Guy Fieri Denies His Sons a Free Ride, Saying, “It’s the Same Lesson My Dad Taught Me…”

Food Network star Guy Fieri opens up about how he’s raising his kids to be hard workers.

Guy Fieri is one of the biggest stars on the Food Network, with a net worth of $70 million. However, contrary to the expectations of wealthy stars, he has no intention of giving his sons a free ride. Instead, Fieri is trying to raise his boys with the kind of work ethic that his father gave him.

“I’ve told them the same thing my dad told me,” Fieri said. “My dad says, ‘When I die, you can expect that I’m going to die broke, and you’re going to be paying for the funeral.” Fieri’s immediate response to this was to tell his boys “none of this that we’ve been building are you going to get unless you come and take it from me.”

Fieri and his wife Lori have been married since 1995 and they are the parents of two sons: Hunter and Ryder. They are also raising their nephew Jules, who they took in after the 2011 death of Fieri’s sister Morgan.

Despite Fieri’s success, he is passing down an important message to his sons. He believes in preparing them for life and that includes hard work, something he inherited from his father. “My dad did what he loved, he worked hard, but he didn’t take any shortcuts. And I don’t expect my boys to take any shortcuts.”

The teenager, 17 year-old Ryder, has taken issue with his dad’s rules about hard work. “My youngest son, Ryder, is a senior in high school getting ready to graduate, or you know, going to graduate in the spring. And he’s like, ‘Dad this is so unfair. I haven’t even gone to college yet, and you’re already pushing that I’ve got to get an MBA? Can I just get through college?’” Fieri responded by quoting Shaquille O’Neal: “If you want any of this cheese, you’ve got to give me two degrees.”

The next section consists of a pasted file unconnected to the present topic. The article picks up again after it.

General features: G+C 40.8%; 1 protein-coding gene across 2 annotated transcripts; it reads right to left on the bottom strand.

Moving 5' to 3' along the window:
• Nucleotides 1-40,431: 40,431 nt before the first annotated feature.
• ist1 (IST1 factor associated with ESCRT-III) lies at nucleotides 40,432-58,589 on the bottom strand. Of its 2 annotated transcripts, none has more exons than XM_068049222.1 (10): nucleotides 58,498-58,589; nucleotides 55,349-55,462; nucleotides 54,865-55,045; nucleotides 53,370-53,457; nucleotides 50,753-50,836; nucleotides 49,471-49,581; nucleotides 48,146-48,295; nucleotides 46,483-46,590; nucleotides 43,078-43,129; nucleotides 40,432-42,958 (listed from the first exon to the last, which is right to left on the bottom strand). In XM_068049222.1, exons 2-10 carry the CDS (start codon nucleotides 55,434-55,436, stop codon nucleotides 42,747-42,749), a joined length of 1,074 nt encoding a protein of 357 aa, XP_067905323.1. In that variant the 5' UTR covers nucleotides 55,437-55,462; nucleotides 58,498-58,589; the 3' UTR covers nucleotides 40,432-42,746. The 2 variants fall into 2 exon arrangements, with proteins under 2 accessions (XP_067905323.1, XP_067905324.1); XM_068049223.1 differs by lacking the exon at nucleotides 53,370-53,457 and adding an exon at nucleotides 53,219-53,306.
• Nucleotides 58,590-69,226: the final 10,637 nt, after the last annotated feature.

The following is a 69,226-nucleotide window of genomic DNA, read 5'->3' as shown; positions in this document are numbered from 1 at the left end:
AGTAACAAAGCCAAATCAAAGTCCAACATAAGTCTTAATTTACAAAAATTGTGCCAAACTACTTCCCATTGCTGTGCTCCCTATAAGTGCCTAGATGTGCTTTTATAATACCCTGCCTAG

Ryder’s older brother Hunter has already signed his own contract with the Food Network, as he continues to work on his master’s degree and sell the family wine brand.

Fieri, a car aficionado, had his sons drive family cars to instill a sense of earning things. When Ryder turned 16, Fieri gathered the teenager and his friends for what the young man assumed would be the big reveal of a snazzy new car. Instead, Fieri handed over the keys to his parent’s 1994 champagne Chrysler minivan. “He’s like, ‘no way. No way. I’m not driving the minivan.’” Fieri’s response was firm, “Ride your bike. I don’t care. You need a car to drive. The minivan is available.”

In a sea of children of celebrities and wealthy families, Guy Fieri is notably different. He is raising his kids to be hard-working young men who will be able to actually get themselves far in life. His approach is distinct and he emphasizes the value of hard work to his sons, showing what it takes to be successful. His approach is reminiscent of the traditional values of family and hard work. He leads by example, encouraging them to carve out their paths and make their own way. Now more than ever, the world needs good role models like Guy Fieri.